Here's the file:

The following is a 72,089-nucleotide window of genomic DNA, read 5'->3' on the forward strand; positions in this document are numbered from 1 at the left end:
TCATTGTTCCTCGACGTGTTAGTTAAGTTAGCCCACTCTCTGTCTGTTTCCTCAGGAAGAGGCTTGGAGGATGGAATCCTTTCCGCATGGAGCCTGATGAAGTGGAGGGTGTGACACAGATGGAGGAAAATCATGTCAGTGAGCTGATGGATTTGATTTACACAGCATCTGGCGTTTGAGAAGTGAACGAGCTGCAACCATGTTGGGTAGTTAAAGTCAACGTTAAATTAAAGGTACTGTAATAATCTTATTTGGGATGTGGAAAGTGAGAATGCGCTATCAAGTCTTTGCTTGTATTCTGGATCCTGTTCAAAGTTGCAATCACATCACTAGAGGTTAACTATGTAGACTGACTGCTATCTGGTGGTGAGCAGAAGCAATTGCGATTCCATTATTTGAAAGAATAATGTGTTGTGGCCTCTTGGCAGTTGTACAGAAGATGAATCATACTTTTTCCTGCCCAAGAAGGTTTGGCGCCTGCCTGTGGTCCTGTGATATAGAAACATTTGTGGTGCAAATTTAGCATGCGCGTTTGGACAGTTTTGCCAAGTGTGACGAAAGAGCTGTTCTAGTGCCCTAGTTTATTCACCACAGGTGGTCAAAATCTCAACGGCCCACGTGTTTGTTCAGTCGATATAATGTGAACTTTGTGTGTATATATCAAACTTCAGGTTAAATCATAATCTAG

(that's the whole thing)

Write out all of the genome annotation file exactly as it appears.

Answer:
The following is a 72,089-nucleotide window of genomic DNA, read 5'->3' on the forward strand; positions in this document are numbered from 1 at the left end:
TCATTGTTCCTCGACGTGTTAGTTAAGTTAGCCCACTCTCTGTCTGTTTCCTCAGGAAGAGGCTTGGAGGATGGAATCCTTTCCGCATGGAGCCTGATGAAGTGGAGGGTGTGACACAGATGGAGGAAAATCATGTCAGTGAGCTGATGGATTTGATTTACACAGCATCTGGCGTTTGAGAAGTGAACGAGCTGCAACCATGTTGGGTAGTTAAAGTCAACGTTAAATTAAAGGTACTGTAATAATCTTATTTGGGATGTGGAAAGTGAGAATGCGCTATCAAGTCTTTGCTTGTATTCTGGATCCTGTTCAAAGTTGCAATCACATCACTAGAGGTTAACTATGTAGACTGACTGCTATCTGGTGGTGAGCAGAAGCAATTGCGATTCCATTATTTGAAAGAATAATGTGTTGTGGCCTCTTGGCAGTTGTACAGAAGATGAATCATACTTTTTCCTGCCCAAGAAGGTTTGGCGCCTGCCTGTGGTCCTGTGATATAGAAACATTTGTGGTGCAAATTTAGCATGCGCGTTTGGACAGTTTTGCCAAGTGTGACGAAAGAGCTGTTCTAGTGCCCTAGTTTATTCACCACAGGTGGTCAAAATCTCAACGGCCCACGTGTTTGTTCAGTCGATATAATGTGAACTTTGTGTGTATATATCAAACTTCAGGTTAAATCATAATCTAG